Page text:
Governor Ricardo Rosselló resigns
After nearly 12 straight days of protests demanding his resignation, the Governor of Puerto Rico, Ricardo Rosselló (NPP, D), has announced his resignation effective August 2. With his resignation, Secretary of Justice Wanda Vazquez Garced is next in line for the governorship of the United States territory, presumably becoming the second woman to do so. This is the first time in Puerto Rico’s modern history that a governor resigns.
The resignation comes on the same day the House of Representatives of Puerto Rico was set to begin the impeachment process, after a panel of jurists appointed by House Speaker Johnny Mendez unanimously recommended impeachment based on at least 5 charges of law violations. The governor had also reached a deal with the New Progressive Party caucus that he would resign by 5:00 pm on July, and by as late as 11:00pm had failed to do so, prompting the speaker to call for a special session to formally being the impeach process. The day had also been full of speculation, mishaps, and fumbles, including a last minute press conference called by the governor’s office, which was delayed by more than an hour and a half, only for it to turn into a one line statement by the Secretary of Public Affairs.
Protests erupted in Puerto Rico following the leaks of Rosselló’s private group chat with several of his closest associates, in which profane, homophobic, misogynist, and threatening language was used by the governor himself and his associates against journalists, artists, and political opponents, among others. In addition, top officials in his administration were arrested by the Federal Bureau of Investigations for wire fraud charges, including former Secretary of Education Julia Keleher.
500,000 people marched last night thru Old San Juan demanding that Puerto Rico’s Governor resign, according to an @ElNuevoDia estimate
660,510 people voted to put Rosselló in office; he got 41.80% of the vote
An overwhelming majority want him to resignhttps://t.co/NJNYaF4ACK
— David Begnaud (@DavidBegnaud) July 19, 2019
While Rosselló had initially refused to resign, pledging to continue work as he was elected to do, public pressure kept mounting, and protests growing in size, with the territory-wide strike of July 22 having an estimated 500,000–1,000,000 participants. Protests also happened across the nation, with videos on social media showing large crowds in Miami, Washington, DC and New York calling for Rosselló’s resignation. The scale of the protests was such that even national figures like Senator Elizabeth Warren (D) of Massachusetts, Senator Bernie Sanders (I) of Vermont, and Representative Alexandria Ocasio-Cortez (D) of New York joined in the calls for Rosselló to resign. President Donald Trump was also asked about the issue, when he used the opportunity to attack Rosselló, San Juan Mayor Carmen Yulín Cruz (PDP), and to once again lie about the amount of aid Puerto Rico has received after Hurricane Maria. July 23 also saw the front covers of every single major national newspaper focused on Puerto Rico and the massive march calling for the governor’s resignation.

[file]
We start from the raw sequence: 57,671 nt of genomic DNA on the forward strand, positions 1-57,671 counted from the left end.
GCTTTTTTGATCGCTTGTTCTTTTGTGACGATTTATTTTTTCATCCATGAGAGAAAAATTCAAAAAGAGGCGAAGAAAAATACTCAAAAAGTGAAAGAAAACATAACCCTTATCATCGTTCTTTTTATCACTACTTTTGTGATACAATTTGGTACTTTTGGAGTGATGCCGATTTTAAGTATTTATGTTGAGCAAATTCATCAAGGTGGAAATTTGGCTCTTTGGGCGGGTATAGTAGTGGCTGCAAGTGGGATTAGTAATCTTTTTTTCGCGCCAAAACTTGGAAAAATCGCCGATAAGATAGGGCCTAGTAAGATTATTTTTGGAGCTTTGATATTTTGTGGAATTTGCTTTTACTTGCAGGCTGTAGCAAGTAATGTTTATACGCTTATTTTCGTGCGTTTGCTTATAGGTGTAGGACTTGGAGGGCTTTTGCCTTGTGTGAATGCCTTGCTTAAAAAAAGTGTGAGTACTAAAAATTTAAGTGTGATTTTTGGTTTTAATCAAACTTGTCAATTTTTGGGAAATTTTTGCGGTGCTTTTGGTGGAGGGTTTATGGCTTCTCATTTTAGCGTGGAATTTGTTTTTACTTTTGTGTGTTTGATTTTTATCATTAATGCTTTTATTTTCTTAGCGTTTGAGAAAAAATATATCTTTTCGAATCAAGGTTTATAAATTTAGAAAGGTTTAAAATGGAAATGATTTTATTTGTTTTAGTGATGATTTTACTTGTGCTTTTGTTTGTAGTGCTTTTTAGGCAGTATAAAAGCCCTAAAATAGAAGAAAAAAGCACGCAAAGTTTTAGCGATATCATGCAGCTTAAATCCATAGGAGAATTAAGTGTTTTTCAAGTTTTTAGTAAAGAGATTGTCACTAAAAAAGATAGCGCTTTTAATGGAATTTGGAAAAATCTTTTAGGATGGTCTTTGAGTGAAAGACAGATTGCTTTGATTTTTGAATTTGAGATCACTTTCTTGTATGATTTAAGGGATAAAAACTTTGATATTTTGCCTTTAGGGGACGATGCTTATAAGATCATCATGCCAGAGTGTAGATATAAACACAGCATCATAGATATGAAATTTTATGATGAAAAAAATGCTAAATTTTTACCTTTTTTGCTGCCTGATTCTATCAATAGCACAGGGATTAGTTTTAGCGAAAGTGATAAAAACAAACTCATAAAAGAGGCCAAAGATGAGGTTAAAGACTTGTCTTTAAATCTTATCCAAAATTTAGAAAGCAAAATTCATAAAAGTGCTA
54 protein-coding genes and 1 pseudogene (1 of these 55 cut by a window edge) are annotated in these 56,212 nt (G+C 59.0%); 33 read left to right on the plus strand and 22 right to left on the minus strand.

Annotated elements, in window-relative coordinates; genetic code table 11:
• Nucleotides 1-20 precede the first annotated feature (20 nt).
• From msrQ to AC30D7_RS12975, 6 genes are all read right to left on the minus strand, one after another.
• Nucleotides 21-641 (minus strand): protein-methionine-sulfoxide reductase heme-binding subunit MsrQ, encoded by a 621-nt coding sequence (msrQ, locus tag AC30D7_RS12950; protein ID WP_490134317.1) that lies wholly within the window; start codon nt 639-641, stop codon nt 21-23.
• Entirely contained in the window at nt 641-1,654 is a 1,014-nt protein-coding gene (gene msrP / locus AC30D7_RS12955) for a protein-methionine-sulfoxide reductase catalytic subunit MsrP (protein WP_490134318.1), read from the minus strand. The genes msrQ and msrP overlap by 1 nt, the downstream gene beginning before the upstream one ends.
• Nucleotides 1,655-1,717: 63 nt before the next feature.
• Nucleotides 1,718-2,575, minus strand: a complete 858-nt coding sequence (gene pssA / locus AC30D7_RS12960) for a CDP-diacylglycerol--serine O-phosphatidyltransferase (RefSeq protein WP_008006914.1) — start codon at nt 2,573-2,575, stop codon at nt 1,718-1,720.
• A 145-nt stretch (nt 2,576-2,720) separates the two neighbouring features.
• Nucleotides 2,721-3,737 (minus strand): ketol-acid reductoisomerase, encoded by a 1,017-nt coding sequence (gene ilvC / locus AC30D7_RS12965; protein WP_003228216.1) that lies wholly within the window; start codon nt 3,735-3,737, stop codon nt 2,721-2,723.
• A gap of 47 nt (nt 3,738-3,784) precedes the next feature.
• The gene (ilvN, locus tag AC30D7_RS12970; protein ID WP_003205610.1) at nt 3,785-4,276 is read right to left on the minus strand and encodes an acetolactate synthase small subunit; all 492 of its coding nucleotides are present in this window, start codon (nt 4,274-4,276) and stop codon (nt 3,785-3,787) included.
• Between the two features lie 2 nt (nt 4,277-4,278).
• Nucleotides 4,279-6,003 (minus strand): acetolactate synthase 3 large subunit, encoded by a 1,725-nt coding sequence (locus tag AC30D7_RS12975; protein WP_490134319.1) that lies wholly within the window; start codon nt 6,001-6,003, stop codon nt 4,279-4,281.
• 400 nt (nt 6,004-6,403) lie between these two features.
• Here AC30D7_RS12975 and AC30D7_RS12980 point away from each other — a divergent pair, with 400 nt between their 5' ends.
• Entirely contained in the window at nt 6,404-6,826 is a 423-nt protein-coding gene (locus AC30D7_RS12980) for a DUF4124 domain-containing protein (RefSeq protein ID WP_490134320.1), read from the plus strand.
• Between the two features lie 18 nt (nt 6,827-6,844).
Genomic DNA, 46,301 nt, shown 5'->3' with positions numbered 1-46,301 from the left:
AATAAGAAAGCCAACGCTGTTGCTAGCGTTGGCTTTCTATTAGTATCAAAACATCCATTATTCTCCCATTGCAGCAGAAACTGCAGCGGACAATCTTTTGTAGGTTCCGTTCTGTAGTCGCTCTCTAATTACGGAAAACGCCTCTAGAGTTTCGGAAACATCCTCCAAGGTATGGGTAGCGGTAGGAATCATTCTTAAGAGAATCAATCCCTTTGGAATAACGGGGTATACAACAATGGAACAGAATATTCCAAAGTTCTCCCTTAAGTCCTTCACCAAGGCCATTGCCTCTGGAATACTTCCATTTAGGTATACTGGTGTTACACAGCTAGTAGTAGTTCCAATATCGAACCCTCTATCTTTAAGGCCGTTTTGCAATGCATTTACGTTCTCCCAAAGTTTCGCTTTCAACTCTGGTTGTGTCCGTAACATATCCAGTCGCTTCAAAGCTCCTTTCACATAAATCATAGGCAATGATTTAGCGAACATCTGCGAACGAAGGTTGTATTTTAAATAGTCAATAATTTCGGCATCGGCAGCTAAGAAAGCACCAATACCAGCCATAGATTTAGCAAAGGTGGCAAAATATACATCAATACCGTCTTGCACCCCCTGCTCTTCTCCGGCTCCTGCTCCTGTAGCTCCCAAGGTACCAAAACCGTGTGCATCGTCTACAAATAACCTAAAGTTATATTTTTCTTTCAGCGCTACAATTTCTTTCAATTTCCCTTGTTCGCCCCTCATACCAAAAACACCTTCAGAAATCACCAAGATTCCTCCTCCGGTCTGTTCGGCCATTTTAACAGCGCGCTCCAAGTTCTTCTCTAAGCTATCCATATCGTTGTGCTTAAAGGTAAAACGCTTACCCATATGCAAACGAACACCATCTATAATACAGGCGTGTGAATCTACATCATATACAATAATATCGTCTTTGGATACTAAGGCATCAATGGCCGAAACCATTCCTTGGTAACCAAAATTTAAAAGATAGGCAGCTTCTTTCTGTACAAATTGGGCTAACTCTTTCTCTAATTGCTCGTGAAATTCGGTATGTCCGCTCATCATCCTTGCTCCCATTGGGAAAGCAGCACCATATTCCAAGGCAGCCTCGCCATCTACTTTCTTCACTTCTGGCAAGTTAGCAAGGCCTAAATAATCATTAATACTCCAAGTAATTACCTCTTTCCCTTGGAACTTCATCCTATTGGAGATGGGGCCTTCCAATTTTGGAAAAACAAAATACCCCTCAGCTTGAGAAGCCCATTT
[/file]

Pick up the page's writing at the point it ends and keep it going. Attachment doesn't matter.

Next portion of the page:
Over the course of the past two weeks, the governor had lost support of key figures within his party, including his ballot running mate Resident Commissioner Jenniffer González-Colón (NPP, R), who asked for his resignation along with figures like former governor Luis Fortuño (NPP, R), Bayamón Mayor Ramon Luis Rivera (NPP), Senator Zoé Laboy (NPP, D), and Ponce Mayor Mayita Meléndez Altieri (NPP, D). Senate President Thomás Rivera Schatz had also asked that all individuals who participated in the chat resigned, but stopped short of calling for Rosselló’s resignation outright. Rivera Schatz took over the presidency of the New Progressive Party on an interim basis after Rosselló announced he would step down as head of the party, and would not seek reelection in 2020.
3/3 We continue to urge Ricardo Rosselló to resign as Governor. pic.twitter.com/UMtvOWgTww
— Mayita Meléndez (@mayitaalcaldesa) July 21, 2019
With the resignation, it is yet to be seen whether protests will continue, given the effective date, and that Vazquez Garced has been previously tied to corruption issues, and has been subject to criticism, including from Rivera Schatz, for, among other things, not aggressively prosecuting corruption within the Rosselló administration.